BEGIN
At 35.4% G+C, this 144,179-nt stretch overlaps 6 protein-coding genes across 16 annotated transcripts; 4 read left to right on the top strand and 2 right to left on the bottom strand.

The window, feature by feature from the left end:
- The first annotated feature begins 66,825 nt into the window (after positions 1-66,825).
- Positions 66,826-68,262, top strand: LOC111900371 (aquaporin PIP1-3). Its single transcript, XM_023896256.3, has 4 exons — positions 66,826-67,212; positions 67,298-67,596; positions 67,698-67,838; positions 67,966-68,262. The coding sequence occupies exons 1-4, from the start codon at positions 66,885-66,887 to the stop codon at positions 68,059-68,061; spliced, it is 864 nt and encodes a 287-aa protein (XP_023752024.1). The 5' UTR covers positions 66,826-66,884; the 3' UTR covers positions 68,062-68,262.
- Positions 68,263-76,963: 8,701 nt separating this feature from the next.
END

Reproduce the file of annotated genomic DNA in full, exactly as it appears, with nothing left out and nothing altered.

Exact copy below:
At 35.4% G+C, this 144,179-nt stretch overlaps 6 protein-coding genes across 16 annotated transcripts; 4 read left to right on the top strand and 2 right to left on the bottom strand.

The window, feature by feature from the left end:
- The first annotated feature begins 66,825 nt into the window (after positions 1-66,825).
- Positions 66,826-68,262, top strand: LOC111900371 (aquaporin PIP1-3). Its single transcript, XM_023896256.3, has 4 exons — positions 66,826-67,212; positions 67,298-67,596; positions 67,698-67,838; positions 67,966-68,262. The coding sequence occupies exons 1-4, from the start codon at positions 66,885-66,887 to the stop codon at positions 68,059-68,061; spliced, it is 864 nt and encodes a 287-aa protein (XP_023752024.1). The 5' UTR covers positions 66,826-66,884; the 3' UTR covers positions 68,062-68,262.
- Positions 68,263-76,963: 8,701 nt separating this feature from the next.